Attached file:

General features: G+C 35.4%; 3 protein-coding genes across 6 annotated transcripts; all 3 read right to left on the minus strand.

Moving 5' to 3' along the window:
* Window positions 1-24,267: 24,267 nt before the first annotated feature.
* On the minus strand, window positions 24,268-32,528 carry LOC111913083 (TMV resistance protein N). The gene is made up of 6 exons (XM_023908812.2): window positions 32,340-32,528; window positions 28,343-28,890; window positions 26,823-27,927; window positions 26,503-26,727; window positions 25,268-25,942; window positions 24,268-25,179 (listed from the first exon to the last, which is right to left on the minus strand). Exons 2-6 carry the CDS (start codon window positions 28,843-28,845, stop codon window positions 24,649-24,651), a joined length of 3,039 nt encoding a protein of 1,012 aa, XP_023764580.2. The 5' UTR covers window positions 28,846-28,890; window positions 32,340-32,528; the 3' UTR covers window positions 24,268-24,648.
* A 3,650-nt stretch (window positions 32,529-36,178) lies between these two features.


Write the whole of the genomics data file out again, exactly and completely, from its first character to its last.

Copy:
General features: G+C 35.4%; 3 protein-coding genes across 6 annotated transcripts; all 3 read right to left on the minus strand.

Moving 5' to 3' along the window:
* Window positions 1-24,267: 24,267 nt before the first annotated feature.
* On the minus strand, window positions 24,268-32,528 carry LOC111913083 (TMV resistance protein N). The gene is made up of 6 exons (XM_023908812.2): window positions 32,340-32,528; window positions 28,343-28,890; window positions 26,823-27,927; window positions 26,503-26,727; window positions 25,268-25,942; window positions 24,268-25,179 (listed from the first exon to the last, which is right to left on the minus strand). Exons 2-6 carry the CDS (start codon window positions 28,843-28,845, stop codon window positions 24,649-24,651), a joined length of 3,039 nt encoding a protein of 1,012 aa, XP_023764580.2. The 5' UTR covers window positions 28,846-28,890; window positions 32,340-32,528; the 3' UTR covers window positions 24,268-24,648.
* A 3,650-nt stretch (window positions 32,529-36,178) lies between these two features.